by Will Reimer
September 6, 2016
Often we see those with infirmity as weak,
Needing our sympathy and concern.
But do we really see what’s beneath,
Is it strength that lies beneath the infirm.
We sorrow and weep over their disease,
Not thinking what it is like to live in their skin.
Frustration and resentment sometimes creep in,
We even feel sorry that we are their kin.
But when we ponder their place in our life,
Do we see clearly what their infirmity brought?
Did we not see that in all of the distress,
The strength we shared could not have been bought?
The life that is difficult is not to be sorrowed,
But celebrated for what it brought into our world.
For they are much more than their infirmity to us,
Reaching into our soul our love was unfurled.
Do we really see the person inside,
Or do we only see what the infirmity hides?
Do we see the desires the soul lit on fire,
Or the dreams that within their heart abides?
Too often I have seen only the thing I detest,
And wonder how any spirit could do this to someone.
But then when I peal back the layers of skin,
Was it him or us that made him undone?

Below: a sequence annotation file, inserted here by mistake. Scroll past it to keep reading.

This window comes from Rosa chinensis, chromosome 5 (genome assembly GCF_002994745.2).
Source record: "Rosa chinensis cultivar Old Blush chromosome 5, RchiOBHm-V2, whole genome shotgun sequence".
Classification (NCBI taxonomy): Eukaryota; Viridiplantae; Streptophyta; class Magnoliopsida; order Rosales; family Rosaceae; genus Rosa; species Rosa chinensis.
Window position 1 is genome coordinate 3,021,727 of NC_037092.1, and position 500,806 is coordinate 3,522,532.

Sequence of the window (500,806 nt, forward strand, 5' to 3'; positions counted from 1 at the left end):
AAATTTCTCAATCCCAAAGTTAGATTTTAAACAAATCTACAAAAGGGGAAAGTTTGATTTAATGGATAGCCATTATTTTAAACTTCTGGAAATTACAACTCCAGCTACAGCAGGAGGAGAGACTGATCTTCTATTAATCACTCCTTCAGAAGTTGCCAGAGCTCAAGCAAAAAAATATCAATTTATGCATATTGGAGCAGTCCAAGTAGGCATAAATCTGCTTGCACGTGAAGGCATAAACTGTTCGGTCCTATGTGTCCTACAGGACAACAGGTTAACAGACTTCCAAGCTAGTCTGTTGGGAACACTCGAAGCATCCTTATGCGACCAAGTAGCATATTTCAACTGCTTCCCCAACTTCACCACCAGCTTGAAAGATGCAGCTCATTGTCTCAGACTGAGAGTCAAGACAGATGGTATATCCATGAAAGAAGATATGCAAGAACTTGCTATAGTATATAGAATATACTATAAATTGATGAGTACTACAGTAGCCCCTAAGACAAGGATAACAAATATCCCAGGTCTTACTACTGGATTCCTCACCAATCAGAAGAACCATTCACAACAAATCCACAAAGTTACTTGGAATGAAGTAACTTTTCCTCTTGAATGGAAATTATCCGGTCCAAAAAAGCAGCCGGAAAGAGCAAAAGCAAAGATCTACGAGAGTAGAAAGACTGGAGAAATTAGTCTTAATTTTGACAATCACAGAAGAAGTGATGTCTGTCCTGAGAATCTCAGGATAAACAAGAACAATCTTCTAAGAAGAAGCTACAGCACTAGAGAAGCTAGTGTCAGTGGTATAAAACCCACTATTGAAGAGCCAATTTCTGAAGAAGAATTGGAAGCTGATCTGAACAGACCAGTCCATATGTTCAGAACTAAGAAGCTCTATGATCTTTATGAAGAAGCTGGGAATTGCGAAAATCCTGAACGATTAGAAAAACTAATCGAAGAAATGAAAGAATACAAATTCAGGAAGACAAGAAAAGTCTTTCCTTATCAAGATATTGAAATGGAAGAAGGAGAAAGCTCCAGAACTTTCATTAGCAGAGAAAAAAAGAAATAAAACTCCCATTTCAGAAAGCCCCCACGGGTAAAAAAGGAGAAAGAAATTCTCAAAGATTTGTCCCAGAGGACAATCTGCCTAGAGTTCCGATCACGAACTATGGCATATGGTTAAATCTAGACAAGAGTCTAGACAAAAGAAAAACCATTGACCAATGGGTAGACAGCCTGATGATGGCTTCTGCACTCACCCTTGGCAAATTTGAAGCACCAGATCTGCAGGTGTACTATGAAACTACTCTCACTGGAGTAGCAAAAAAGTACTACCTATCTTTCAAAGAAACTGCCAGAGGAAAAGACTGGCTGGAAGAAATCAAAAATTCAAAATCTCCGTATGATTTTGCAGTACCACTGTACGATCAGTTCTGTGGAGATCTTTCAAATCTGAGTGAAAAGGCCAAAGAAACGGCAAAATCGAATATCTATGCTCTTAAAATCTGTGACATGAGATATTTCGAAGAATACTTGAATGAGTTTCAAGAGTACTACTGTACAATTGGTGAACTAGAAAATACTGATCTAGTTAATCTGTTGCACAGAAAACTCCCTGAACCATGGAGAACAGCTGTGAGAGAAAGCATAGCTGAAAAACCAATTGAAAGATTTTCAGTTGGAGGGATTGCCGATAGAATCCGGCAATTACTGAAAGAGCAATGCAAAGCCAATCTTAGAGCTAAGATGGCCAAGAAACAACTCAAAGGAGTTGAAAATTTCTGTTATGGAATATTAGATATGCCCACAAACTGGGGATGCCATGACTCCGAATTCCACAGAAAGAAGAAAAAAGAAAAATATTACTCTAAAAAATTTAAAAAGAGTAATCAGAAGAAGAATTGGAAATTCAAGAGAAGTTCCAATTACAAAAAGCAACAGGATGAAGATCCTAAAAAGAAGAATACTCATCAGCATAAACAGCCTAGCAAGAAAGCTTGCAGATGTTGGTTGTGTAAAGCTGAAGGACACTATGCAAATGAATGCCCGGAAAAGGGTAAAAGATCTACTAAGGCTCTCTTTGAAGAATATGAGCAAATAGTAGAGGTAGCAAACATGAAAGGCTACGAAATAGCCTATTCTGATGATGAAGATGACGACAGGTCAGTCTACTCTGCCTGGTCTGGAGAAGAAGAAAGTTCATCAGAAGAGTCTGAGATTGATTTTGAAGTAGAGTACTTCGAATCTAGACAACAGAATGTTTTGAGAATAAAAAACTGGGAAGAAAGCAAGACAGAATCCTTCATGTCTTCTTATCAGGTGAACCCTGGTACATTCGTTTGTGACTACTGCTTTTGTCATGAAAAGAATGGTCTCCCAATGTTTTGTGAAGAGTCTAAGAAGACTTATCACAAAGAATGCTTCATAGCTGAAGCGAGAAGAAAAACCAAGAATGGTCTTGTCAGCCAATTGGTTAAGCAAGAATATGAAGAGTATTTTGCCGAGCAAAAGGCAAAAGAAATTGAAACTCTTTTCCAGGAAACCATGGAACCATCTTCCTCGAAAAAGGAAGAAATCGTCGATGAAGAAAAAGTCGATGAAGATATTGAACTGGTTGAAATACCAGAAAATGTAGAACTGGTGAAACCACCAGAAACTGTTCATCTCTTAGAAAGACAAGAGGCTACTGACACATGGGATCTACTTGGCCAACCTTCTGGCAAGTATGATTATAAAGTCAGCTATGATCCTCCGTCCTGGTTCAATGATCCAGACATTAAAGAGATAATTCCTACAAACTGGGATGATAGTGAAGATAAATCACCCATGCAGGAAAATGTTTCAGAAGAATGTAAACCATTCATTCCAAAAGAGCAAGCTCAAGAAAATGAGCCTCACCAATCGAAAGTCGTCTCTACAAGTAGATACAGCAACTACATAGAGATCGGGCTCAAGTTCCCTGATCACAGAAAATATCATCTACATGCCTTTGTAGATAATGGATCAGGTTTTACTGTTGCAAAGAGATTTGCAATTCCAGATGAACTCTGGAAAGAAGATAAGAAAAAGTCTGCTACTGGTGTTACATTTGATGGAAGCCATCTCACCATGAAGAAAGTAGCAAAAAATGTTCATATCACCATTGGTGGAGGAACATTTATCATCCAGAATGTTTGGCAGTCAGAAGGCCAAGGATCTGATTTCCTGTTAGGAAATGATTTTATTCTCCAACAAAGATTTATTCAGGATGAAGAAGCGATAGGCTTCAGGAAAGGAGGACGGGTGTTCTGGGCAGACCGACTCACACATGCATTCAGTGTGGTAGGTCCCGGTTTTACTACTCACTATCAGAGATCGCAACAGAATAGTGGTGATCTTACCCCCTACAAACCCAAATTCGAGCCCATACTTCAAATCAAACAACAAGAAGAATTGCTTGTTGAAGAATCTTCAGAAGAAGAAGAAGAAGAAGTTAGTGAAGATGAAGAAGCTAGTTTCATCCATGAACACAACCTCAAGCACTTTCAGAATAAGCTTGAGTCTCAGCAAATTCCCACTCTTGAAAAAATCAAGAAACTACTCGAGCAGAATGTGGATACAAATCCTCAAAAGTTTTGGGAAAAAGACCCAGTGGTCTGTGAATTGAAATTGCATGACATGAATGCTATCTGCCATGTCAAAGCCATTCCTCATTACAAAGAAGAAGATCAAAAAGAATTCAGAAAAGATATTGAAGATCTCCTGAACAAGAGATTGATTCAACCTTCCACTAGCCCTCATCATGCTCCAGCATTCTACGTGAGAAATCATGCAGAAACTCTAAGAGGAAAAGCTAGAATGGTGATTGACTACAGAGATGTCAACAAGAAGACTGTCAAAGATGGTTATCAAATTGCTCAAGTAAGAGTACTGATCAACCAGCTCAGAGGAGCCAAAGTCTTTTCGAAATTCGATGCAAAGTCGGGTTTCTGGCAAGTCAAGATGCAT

Fred had passion and pride,
He had love for a joke.
He wanted to sore with eagles,
And not wear his burdensome yoke.
I wonder today as we lay him to rest,
Did we really know him under his skin?
How do we mourn someone we might not have known,
Perhaps we lost out, that would be a sin.
He saw Nashville and Hawaii,
And in bowling won a trophy.
He tried snowboarding and diving,
And tried driving a car, which, well, was not holy!
We often don’t see what he did get to do,
He traveled and was able to work many years.
So today we want to see Fred for the good things in life,
If we add them all up, perhaps we shed happy tears.
So if I see the world, though his eyes not mine,
I can understand that he was perhaps luckier than most.
I see someone who loved us without a doubt,
So let’s raise our glasses, to Fred give a toast!
A bird on the wind he sores evermore,
No more broken wing to keep him on the ground.
Singing a song of freedom, he can dance on the wind,
No doubt happiness and joy he has found.
We will not regret any more his sorrow,
We will celebrate what he brought through his struggle and strife.
We will share our blessed memories of times immortal,
We will not mourn our loss, but thank God for his life!
by Flo Belanger